Last week the Open University and the University of Liverpool released new research highlighting the experiences of young men aged 18-30. The findings suggest this group face rigid stereotypes and feel trapped inside a claustrophobic ‘man box’ of expectations and social norms. This research probably comes as little surprise to many. However, it was something I had been reflecting on a lot recently and confirmed some conversations I’d be having around this issue with family and friends. How can we challenge this idea that men shouldn’t talk about their emotional difficulties or mental ill-health?
This research comes at a particularly pertinent time for Renaisi, given our recent research done by Tessa Horvath about the relationship between mental health and employment, and the subsequent event on Mental Health and Work: what’s gender got to do with it? This event highlighted higher reported rates of anxiety and depression in women, but higher suicide rates and lower self-referrals to mental health professionals in men. When considered in the context of increasing male suicide rates during times of economic recession, this highlights the need for these stereotypes to be broken down.
Whilst this new academic research does not offer any answers, it connects with international research on the issue, highlighting the need for a holistic approach to tackling it. The research concludes that the media and schools, but also family, friends and partners all have a part to play in breaking down these stereotypes and rigid ideas of masculinity. There are some innovative groups working to do this, such as the Great Initiative and Working with Men who were both present at our recent event. However, reflecting on this I hope day to day we can all move forward in helping to break down the ‘man box’ so many young men feel trapped within.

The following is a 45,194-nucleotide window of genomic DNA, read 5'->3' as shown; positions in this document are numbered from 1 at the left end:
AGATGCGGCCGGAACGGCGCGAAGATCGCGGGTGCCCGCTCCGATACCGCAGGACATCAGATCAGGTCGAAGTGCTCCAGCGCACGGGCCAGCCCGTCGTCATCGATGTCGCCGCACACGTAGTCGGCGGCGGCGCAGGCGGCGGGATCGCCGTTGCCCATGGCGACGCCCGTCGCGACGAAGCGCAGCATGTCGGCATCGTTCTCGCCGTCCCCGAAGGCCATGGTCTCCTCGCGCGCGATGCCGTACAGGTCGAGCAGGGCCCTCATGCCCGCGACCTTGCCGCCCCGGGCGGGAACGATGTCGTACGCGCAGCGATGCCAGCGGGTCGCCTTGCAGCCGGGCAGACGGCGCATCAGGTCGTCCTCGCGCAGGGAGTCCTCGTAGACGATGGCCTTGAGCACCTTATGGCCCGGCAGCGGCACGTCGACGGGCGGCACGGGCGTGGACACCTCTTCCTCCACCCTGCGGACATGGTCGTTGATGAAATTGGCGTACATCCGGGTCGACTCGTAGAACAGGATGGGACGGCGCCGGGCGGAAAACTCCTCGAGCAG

Some saw admitting to emotional problems as a sign of weakness. One spoke of dealing with mental health issues by “disconnecting myself a lot from other people, because I thought that was the manly thing to do”. Others admitted that they found it difficult to express their feelings and were reluctant to seek help when distressed. One said: “Men, we just deal with it differently … we’ve got other channels of expressing our feelings.” Others admitted that if they were having problems they would just “bottle it up and get on with it” or even “turn it into a bit of a joke”.